On the blog, I spend a lot of time writing about our chefs and how their career impacts our lives and the lives of our family. I even wrote an entire ebook about supporting them. But what about us? What about our career? What about our dreams and desires? I know there are 2 of us in the relationship. I haven’t forgotten about you! The other day, I received a comment on this post that really got me thinking. As I read it, I began to think of everyone I have made connections with this past year and wondered if many of you were thinking the same thing this reader was. Here’s what she asked:
“Is it possible to be a working wife of chef? Someone’s got to give and I gave up my career when I moved, only to start something else that is taking off. How do you prioritize? What about your own feelings and your contributions too? I realize that the kinder and more patient I am, the more considerate he is. And when I’m a total grouch, all hell breaks loose. I know acceptance is key, and we all know managing a chef’s ego is a delicate issue. I still find it hard to accept the age old stereotype that the wife has always to be the one making sure all is in perfect order for the chef to come home to, because in all honesty – it’s pretty hard too working, running the household, and those with kids, it’s like triple shift work!”
So leaving kids out of the equation, let’s talk about that for a bit. Is it truly possible to have a successful career and be married to a chef (or dating one)? I believe it is . . . with a lot of work. And by work what I mean is totally open communication about what you both want out of your careers. In my opinion, if both of you are working and both want to move ahead in your career, you have to be in agreement that both careers are important. Otherwise, one of you will always feel like you are giving something up. I know for us, we needed both of our jobs to pay the bills and my job also provided our medical insurance. We were both in agreement that our jobs were both important and each sacrificed a little when we needed to. I think there needs to be sacrifice from both the chef and spouse or significant other (easier said than done, I know) or feelings will be hurt. If you are not both 100% supportive of each other’s career, it will never work. Having an open and honest discussion about what you both would like to see happen in your careers is going to be essential. The more you know about the desires and dreams of your other half, the better you can support them and vice versa. It goes both ways. The hardest part of the discussion might actually be finding the time to have it. Never, never, never, never, never, EVER, under any circumstance, try to have a discussion with your chef about this (or anything else important) when they are exhausted (which I know is the majority of the time). If you both are putting 110% into your careers equally, make sure to include how you are going to work on your relationship and see each other with your limited time together AND who is going to take care of things around the house. It might be that you are the one doing most of the things around the house because you work less hours. If that’s the case, I would encourage you to do so joyfully (Philippians 2:14) and be grateful you have the time to take care of those things so you can spend time together when your chef is off. I’m not saying this is easy. I know it’s not. Who wants to come home and clean stinky chef coats after working a long day? (OK, who want to clean stinky chef coats any time? Not me! But I did. Otherwise my chef/husband would have had to do them on his days off and I would have missed spending that time with him.) I struggled with this a lot early on in our marriage. You can read about my Princess Complex over in this post and how I had to get over it or miss out on a lot of time with my chef/husband. With all that said, just make sure and talk about it and don’t just assume the other person is thinking the same thing you are! If you don’t ever talk about who is going to clean or grocery shop, you might end up with piles of laundry, a filthy home and an empty refrigerator because you just assumed the other person would take care of it. Communicate! 🙂 With two successful and busy careers, you’re both going to be pulled in different directions all the time. You’re going to have to fight for your marriage and for time together. Think outside the box when you are trying to find time together. Take advantage of technology. Why not spend 10 minutes video chatting on one of your breaks before your chef goes into work? It might not be much, but it’s better than nothing! If your marriage and careers are important to both of you, communicate well and often and you can make it work! I’m sure talking about this will not be the easiest conversation to have, but like my reader said in her comment, the kinder and more patient we are, the better things go. Just because we are married to a chef doesn’t mean we can’t have a career and excel in it. It might be more of a challenge in that we won’t have as much support at home as someone who works the same hours as their spouse or significant other, but it can be done. (And remember to not compare yourself and your relationship to others!) Now adding kids into the equation . . . I’ll be honest, I have no idea how to do that well. I have only worked outside the home one day a week since we’ve had kids and it was really difficult. (Although I think working 1 day might be harder than 5 as it just totally disrupted the flow of everything. At least with 5 days, you get into a grove and have a routine.) I know many of you have figured it out (or are trying to.) Feel free to send me an email if you’d like to guest post and share your experiences with others.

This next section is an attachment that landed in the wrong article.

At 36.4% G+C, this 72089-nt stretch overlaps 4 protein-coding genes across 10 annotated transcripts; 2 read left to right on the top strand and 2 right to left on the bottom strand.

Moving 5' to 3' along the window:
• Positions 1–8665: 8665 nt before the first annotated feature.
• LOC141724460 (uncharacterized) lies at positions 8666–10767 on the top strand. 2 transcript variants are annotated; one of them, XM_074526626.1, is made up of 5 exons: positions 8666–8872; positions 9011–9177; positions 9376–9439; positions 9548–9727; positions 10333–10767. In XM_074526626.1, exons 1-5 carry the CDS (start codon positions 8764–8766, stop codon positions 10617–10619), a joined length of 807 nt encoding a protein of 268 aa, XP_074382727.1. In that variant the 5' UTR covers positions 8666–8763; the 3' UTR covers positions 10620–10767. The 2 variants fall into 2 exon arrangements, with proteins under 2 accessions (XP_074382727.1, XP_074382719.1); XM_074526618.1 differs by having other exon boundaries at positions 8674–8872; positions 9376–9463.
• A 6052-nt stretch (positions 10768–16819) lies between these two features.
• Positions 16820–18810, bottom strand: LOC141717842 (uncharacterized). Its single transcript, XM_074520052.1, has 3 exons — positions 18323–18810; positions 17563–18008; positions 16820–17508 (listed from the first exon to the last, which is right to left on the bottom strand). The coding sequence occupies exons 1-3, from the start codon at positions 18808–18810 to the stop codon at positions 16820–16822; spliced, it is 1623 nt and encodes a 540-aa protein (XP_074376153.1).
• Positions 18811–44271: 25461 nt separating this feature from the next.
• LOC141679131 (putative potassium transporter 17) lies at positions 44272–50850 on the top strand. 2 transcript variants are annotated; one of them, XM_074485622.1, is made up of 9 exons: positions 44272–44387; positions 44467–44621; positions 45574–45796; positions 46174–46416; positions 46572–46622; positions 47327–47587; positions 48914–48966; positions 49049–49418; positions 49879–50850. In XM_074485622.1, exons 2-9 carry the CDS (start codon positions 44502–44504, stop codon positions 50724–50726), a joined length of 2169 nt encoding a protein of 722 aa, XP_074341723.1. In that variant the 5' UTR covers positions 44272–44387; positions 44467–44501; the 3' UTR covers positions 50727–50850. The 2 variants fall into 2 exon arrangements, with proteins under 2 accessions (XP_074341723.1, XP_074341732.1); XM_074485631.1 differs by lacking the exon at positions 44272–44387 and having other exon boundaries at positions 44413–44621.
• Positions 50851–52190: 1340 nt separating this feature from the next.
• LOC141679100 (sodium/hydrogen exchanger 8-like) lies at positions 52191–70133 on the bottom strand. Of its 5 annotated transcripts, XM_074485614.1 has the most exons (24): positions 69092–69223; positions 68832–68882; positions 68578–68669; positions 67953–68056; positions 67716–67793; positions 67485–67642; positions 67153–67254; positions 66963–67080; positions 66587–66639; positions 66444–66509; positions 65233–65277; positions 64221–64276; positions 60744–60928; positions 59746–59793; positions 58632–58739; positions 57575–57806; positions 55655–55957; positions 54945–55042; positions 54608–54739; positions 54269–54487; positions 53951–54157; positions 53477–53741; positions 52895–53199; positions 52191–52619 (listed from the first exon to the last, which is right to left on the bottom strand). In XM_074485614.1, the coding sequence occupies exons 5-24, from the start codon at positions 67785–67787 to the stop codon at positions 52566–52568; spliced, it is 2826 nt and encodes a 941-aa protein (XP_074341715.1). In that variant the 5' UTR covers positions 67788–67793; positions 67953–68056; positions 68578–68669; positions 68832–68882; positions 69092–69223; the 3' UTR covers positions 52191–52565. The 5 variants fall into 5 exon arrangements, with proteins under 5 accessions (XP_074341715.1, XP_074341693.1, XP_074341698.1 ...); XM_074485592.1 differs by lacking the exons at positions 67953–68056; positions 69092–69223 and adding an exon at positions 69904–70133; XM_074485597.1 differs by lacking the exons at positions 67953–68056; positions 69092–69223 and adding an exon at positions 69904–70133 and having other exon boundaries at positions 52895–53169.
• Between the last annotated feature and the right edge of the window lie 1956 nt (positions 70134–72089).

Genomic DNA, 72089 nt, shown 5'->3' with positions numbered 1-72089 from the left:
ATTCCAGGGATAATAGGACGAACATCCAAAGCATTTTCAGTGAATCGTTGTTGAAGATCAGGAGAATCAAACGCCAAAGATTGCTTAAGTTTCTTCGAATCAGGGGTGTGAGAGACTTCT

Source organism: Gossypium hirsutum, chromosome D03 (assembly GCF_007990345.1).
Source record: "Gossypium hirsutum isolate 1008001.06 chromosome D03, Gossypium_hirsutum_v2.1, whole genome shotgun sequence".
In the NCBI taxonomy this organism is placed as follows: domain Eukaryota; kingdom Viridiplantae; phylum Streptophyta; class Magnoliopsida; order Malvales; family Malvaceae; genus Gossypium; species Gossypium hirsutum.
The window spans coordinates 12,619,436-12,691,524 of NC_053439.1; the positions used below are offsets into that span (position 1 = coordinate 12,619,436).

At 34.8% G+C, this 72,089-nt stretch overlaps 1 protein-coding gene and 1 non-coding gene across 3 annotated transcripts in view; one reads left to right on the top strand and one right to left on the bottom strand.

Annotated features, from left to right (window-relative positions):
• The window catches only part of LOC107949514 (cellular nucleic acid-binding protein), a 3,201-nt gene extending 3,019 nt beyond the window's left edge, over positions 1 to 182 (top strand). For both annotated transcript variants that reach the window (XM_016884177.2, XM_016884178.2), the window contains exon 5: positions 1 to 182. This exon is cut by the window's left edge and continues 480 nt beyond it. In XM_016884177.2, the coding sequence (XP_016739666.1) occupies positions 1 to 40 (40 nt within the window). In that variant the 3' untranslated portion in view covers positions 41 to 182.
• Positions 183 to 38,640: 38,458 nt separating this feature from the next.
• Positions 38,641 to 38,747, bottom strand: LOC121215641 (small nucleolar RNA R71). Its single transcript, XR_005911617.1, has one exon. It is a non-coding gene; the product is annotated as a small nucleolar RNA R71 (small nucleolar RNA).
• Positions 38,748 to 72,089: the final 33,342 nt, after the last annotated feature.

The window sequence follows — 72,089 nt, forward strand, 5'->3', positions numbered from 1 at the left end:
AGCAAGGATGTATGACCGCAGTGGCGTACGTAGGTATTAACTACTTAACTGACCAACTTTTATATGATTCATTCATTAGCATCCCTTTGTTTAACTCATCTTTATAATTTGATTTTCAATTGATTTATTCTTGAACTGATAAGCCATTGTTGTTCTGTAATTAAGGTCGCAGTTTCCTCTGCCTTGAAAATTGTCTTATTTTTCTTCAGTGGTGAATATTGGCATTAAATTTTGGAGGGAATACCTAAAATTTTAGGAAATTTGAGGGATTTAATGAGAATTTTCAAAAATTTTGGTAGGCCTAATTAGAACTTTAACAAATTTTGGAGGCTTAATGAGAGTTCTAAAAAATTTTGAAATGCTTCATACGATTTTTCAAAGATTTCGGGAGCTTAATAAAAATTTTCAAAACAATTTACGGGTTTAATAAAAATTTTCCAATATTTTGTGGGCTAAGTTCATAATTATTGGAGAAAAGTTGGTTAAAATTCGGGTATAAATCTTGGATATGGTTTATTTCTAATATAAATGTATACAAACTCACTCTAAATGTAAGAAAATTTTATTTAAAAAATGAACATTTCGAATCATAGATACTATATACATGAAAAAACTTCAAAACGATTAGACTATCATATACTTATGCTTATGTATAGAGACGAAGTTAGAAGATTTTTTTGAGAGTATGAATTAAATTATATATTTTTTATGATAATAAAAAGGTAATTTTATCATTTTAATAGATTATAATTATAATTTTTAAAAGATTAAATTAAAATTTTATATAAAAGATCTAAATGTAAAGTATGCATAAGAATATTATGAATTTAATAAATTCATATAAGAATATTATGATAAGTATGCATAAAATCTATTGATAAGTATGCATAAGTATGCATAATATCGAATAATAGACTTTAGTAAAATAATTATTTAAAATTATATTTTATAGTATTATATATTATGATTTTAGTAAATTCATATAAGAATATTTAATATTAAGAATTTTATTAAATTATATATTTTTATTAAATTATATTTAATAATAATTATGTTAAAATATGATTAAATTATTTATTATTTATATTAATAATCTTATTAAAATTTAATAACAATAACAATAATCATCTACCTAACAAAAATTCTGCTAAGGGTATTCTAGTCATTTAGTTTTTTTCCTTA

So what are your thoughts? Do you agree with me? What am I leaving out?
(You can view this entire series here.) From one chef’s wife to another,